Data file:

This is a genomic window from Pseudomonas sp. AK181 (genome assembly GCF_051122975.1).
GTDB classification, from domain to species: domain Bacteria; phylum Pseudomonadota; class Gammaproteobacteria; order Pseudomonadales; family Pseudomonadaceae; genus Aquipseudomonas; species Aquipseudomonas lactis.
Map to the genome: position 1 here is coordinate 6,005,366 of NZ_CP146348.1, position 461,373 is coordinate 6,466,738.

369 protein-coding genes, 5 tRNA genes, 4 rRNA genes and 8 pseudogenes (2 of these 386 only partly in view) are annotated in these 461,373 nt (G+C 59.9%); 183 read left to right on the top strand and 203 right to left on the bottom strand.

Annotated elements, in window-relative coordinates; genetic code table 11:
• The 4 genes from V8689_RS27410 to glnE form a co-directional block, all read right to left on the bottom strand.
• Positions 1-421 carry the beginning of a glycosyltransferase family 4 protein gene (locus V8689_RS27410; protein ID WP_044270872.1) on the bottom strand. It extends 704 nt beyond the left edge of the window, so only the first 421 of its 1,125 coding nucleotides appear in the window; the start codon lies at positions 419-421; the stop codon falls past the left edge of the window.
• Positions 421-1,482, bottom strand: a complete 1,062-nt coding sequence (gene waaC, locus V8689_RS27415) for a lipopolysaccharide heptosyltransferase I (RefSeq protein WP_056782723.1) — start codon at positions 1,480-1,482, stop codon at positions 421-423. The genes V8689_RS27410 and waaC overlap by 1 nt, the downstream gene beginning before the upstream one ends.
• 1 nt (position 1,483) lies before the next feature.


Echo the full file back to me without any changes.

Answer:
This is a genomic window from Pseudomonas sp. AK181 (genome assembly GCF_051122975.1).
GTDB classification, from domain to species: domain Bacteria; phylum Pseudomonadota; class Gammaproteobacteria; order Pseudomonadales; family Pseudomonadaceae; genus Aquipseudomonas; species Aquipseudomonas lactis.
Map to the genome: position 1 here is coordinate 6,005,366 of NZ_CP146348.1, position 461,373 is coordinate 6,466,738.

369 protein-coding genes, 5 tRNA genes, 4 rRNA genes and 8 pseudogenes (2 of these 386 only partly in view) are annotated in these 461,373 nt (G+C 59.9%); 183 read left to right on the top strand and 203 right to left on the bottom strand.

Annotated elements, in window-relative coordinates; genetic code table 11:
• The 4 genes from V8689_RS27410 to glnE form a co-directional block, all read right to left on the bottom strand.
• Positions 1-421 carry the beginning of a glycosyltransferase family 4 protein gene (locus V8689_RS27410; protein ID WP_044270872.1) on the bottom strand. It extends 704 nt beyond the left edge of the window, so only the first 421 of its 1,125 coding nucleotides appear in the window; the start codon lies at positions 419-421; the stop codon falls past the left edge of the window.
• Positions 421-1,482, bottom strand: a complete 1,062-nt coding sequence (gene waaC, locus V8689_RS27415) for a lipopolysaccharide heptosyltransferase I (RefSeq protein WP_056782723.1) — start codon at positions 1,480-1,482, stop codon at positions 421-423. The genes V8689_RS27410 and waaC overlap by 1 nt, the downstream gene beginning before the upstream one ends.
• 1 nt (position 1,483) lies before the next feature.